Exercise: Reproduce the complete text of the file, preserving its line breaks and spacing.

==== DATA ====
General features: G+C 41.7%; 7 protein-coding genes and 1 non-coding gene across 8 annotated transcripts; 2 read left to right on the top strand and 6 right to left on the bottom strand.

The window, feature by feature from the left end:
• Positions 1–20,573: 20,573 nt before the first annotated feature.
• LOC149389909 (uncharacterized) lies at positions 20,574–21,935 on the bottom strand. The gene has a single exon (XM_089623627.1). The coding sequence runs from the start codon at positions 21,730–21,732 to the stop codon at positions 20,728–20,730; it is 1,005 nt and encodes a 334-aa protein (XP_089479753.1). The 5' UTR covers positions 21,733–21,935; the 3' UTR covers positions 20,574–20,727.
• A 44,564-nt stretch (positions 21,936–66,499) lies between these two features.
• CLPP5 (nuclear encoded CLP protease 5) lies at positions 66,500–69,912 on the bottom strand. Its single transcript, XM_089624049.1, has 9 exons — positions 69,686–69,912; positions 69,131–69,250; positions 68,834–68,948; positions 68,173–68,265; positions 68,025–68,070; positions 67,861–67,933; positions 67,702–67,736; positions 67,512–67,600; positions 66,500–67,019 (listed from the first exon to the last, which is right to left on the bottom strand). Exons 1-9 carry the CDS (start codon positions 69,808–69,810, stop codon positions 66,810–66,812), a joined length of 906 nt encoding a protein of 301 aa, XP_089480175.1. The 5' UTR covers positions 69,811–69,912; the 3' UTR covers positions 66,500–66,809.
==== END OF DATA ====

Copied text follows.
General features: G+C 41.7%; 7 protein-coding genes and 1 non-coding gene across 8 annotated transcripts; 2 read left to right on the top strand and 6 right to left on the bottom strand.

The window, feature by feature from the left end:
• Positions 1–20,573: 20,573 nt before the first annotated feature.
• LOC149389909 (uncharacterized) lies at positions 20,574–21,935 on the bottom strand. The gene has a single exon (XM_089623627.1). The coding sequence runs from the start codon at positions 21,730–21,732 to the stop codon at positions 20,728–20,730; it is 1,005 nt and encodes a 334-aa protein (XP_089479753.1). The 5' UTR covers positions 21,733–21,935; the 3' UTR covers positions 20,574–20,727.
• A 44,564-nt stretch (positions 21,936–66,499) lies between these two features.
• CLPP5 (nuclear encoded CLP protease 5) lies at positions 66,500–69,912 on the bottom strand. Its single transcript, XM_089624049.1, has 9 exons — positions 69,686–69,912; positions 69,131–69,250; positions 68,834–68,948; positions 68,173–68,265; positions 68,025–68,070; positions 67,861–67,933; positions 67,702–67,736; positions 67,512–67,600; positions 66,500–67,019 (listed from the first exon to the last, which is right to left on the bottom strand). Exons 1-9 carry the CDS (start codon positions 69,808–69,810, stop codon positions 66,810–66,812), a joined length of 906 nt encoding a protein of 301 aa, XP_089480175.1. The 5' UTR covers positions 69,811–69,912; the 3' UTR covers positions 66,500–66,809.